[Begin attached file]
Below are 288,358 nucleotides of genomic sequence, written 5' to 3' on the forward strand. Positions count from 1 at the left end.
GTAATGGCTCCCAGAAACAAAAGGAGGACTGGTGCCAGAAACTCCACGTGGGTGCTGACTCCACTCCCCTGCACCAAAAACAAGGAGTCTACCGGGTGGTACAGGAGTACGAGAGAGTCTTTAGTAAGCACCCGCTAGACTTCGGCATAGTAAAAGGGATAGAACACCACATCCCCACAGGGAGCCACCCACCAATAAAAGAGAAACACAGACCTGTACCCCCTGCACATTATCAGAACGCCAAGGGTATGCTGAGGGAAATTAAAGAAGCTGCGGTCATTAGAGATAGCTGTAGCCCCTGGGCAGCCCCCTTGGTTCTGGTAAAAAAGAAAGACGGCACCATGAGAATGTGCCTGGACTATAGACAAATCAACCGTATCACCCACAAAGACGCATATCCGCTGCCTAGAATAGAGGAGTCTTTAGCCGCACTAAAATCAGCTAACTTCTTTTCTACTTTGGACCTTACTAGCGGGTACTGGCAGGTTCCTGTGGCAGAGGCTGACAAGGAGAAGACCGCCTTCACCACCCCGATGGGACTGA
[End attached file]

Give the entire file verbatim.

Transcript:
Below are 288,358 nucleotides of genomic sequence, written 5' to 3' on the forward strand. Positions count from 1 at the left end.
GTAATGGCTCCCAGAAACAAAAGGAGGACTGGTGCCAGAAACTCCACGTGGGTGCTGACTCCACTCCCCTGCACCAAAAACAAGGAGTCTACCGGGTGGTACAGGAGTACGAGAGAGTCTTTAGTAAGCACCCGCTAGACTTCGGCATAGTAAAAGGGATAGAACACCACATCCCCACAGGGAGCCACCCACCAATAAAAGAGAAACACAGACCTGTACCCCCTGCACATTATCAGAACGCCAAGGGTATGCTGAGGGAAATTAAAGAAGCTGCGGTCATTAGAGATAGCTGTAGCCCCTGGGCAGCCCCCTTGGTTCTGGTAAAAAAGAAAGACGGCACCATGAGAATGTGCCTGGACTATAGACAAATCAACCGTATCACCCACAAAGACGCATATCCGCTGCCTAGAATAGAGGAGTCTTTAGCCGCACTAAAATCAGCTAACTTCTTTTCTACTTTGGACCTTACTAGCGGGTACTGGCAGGTTCCTGTGGCAGAGGCTGACAAGGAGAAGACCGCCTTCACCACCCCGATGGGACTGA